After earlier allowing spy agencies to use and share information obtained by torture, the Canadian government has now extended the same powers to the national police force (RCMP) and federal border agents.
Without the public noticing, the Conservative government has been quietly changing the rules with respect to information that may have been tainted by torture. The Canadian Press managed to obtain documents from Sept. 9 2011 through the Access to Information Act. The documents are directives to the RCMP and the Border Services Agency. Up until now the documents have remained classified even though this is an important change in policy and one would think should have been discussed in parliament.
CBC asked the officer of the Public Safety Minister's Office about the story from the Canadian Press. CBC asked if the government would use information obtained by torture. A spokesperson for Vic Toews, the minister, said:. "The minister's directive is clear, the primary responsibility of Canadian security agencies is to protect Canadian life and property. At all times we abide by Canadian law." This is typical evasion but to protect Canadian life and property information which could have been obtained by torture could be used.
These new directives are almost identical to directives issued in the summer of 2011 to apply to the CSIS (Canadian Security Intelligence Service). At the time those directives were criticized by human rights advocates and also opposition MP's as a violation of Canada's obligation to prevent torture internationally.
The U.S. is well known for its former rendition policy that sent terror suspects to countries such as Syria for interrogation and where they were often tortured. The Maher Arar case is a famous instance although the U.S. claims it was not a rendition but a deportation since Arar was a dual citizen of Syria and Canada. Later when supporters of Arar were trying to have him returned to Canada classified material was leaked to a reporter.
Arar's case reached new heights of controversy after reporter Juliet O'Neill wrote an article in the Ottawa Citizen on November 8, 2003, containing information leaked to her from an unknown security source, possibly within the RCMP. The secret documents provided by her source suggested Arar was a trained member of an al-Qaeda terrorist cell.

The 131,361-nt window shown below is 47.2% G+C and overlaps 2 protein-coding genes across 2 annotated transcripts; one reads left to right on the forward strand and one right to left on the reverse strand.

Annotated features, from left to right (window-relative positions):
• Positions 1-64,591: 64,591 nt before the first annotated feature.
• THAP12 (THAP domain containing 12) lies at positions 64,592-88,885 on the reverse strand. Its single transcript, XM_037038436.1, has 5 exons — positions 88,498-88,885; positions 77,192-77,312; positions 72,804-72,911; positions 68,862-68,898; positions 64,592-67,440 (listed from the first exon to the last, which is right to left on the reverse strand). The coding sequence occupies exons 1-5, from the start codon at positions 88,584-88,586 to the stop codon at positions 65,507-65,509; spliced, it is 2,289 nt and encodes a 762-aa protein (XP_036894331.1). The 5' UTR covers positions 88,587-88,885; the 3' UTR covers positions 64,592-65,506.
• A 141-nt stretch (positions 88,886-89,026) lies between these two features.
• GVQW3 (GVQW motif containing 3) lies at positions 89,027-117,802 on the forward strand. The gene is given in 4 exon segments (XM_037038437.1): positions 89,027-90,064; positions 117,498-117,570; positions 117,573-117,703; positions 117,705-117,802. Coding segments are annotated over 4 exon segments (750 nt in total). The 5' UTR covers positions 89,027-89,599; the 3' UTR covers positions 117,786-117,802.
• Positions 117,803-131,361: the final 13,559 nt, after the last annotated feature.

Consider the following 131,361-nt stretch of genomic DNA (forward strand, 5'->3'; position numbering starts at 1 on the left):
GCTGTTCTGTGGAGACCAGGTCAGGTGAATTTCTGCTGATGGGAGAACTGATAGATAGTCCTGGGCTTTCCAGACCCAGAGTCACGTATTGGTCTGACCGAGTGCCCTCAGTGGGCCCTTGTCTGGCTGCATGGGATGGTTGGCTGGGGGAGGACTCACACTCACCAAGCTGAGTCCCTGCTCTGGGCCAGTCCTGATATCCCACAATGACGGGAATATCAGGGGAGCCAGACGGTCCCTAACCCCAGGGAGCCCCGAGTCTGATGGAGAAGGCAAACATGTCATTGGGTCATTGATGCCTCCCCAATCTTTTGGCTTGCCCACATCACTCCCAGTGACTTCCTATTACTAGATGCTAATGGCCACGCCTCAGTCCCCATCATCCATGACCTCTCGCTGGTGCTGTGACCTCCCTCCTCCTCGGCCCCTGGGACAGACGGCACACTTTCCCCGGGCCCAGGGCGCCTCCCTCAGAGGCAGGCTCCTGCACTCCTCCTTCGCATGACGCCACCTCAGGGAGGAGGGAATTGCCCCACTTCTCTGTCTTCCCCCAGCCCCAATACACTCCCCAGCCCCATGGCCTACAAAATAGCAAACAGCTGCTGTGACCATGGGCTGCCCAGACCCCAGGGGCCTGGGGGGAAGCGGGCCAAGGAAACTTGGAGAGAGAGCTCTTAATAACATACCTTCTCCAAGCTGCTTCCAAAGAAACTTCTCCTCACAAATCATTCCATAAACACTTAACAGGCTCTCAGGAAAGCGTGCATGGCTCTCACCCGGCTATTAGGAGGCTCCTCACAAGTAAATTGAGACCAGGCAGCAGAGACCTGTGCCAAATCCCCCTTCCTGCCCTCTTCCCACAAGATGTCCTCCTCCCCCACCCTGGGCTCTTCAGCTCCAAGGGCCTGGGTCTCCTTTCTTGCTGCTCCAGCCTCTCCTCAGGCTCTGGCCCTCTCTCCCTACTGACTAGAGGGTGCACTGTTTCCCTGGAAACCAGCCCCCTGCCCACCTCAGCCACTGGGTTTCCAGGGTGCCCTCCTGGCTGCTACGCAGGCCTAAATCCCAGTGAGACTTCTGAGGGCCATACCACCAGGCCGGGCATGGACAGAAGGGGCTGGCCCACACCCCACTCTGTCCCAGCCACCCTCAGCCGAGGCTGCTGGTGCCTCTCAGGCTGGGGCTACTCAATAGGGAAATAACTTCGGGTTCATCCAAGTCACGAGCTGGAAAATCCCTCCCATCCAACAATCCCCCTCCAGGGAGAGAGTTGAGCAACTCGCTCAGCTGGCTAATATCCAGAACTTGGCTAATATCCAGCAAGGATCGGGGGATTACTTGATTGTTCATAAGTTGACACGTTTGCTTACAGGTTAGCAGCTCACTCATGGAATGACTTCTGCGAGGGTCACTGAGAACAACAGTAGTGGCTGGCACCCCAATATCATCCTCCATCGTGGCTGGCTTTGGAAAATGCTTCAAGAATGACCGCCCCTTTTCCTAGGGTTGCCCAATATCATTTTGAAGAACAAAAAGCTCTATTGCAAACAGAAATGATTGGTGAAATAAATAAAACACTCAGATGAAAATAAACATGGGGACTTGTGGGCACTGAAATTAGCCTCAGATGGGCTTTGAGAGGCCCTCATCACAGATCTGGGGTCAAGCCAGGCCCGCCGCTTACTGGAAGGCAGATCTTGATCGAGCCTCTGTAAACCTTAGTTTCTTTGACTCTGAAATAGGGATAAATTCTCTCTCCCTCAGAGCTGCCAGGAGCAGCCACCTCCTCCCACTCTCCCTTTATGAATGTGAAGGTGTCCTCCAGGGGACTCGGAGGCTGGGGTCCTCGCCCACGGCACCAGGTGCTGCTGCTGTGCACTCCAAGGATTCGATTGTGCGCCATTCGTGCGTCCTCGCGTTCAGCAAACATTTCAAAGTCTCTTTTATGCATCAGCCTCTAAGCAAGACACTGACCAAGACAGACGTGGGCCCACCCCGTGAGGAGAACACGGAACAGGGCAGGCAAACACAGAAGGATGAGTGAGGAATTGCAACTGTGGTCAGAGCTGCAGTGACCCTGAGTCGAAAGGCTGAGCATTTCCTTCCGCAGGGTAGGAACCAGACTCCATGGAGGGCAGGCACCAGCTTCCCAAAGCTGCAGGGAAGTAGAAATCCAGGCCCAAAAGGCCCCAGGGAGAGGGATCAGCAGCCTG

Someone obviously knows how to use information obtained by torture. An extensive government inquiry found Arar had no links to terrorism. Arar reached a settlement with the government for over ten million dollars. Arar was deported to Syria partly on the basis of raw intelligence data much of it erroneous which the U.S concluded showed he was probably an Al Qaeda operative. One of the recommendations of the Arar Inquiry was that information never be provided to a foreign country where there is a risk that the person might be tortured. However, the U.S. already shared the same view when it deported Arar to Syria. Alberto Gonzales the U.S. attorney general at the time of the Arar deportation noted that Syria had given assurances that Arar would not be tortured. Assad was in power in Syria at that time.
Some of the information used against Arar had been obtained through torture of another terror suspect again in Syria. Canada used what I call opportunistic rendition. Instead of using the U.S. technique Canada waited until a suspect visited a country such as Syria or Egypt and then the person would be arrested. Three Canadian citizens were subject to this practice and ended up in jails in Syria and Egypt. There was a much less extensive and very restrictive inquiry into these cases by Judge Frank Iacobucci. Much of the inquiry was not open even to the lawyers for the three. The inquiry concluded:
Canadian officials had a hand in the torture of Abdullah Almalki, Ahmad El Maati and Muayyed Nureddin in Syria through the sharing of information with foreign intelligence and police agencies. Canadian officials even helped out by providing questions to Syrian military intelligence. False confessions by El Maati were used to obtain warrants in Canada. This is the way that Canada used information obtained by torture. The three have so far not been able to receive any compensation for their ordeal.
Now the same intelligence agencies and police are given explicit permission to use such information if it is thought necessary for the security of Canadians. The UN Committee on Torture has been critical of the Canadian record. Alex Neve the general secretary of Amnesty International has summed up the main problems as follows:
...Canada risks complicity in torture by allowing deportation to torture, denying fair process in security-certificate cases, giving the nod to prisoner transfers in war zones when there is an obvious risk of torture and, under proposed legislation currently before Parliament, restricting appeal rights for refugee claimants who fear torture in their home countries. There is clearly complicity in the ministerial direction to CSIS allowing intelligence information to be shared with other countries even when that might cause torture, and in authorizing the use of intelligence information that was likely obtained through torture in other countries.
This opinion article was written by an independent writer. The opinions and views expressed herein are those of the author and are not necessarily intended to reflect those of DigitalJournal.com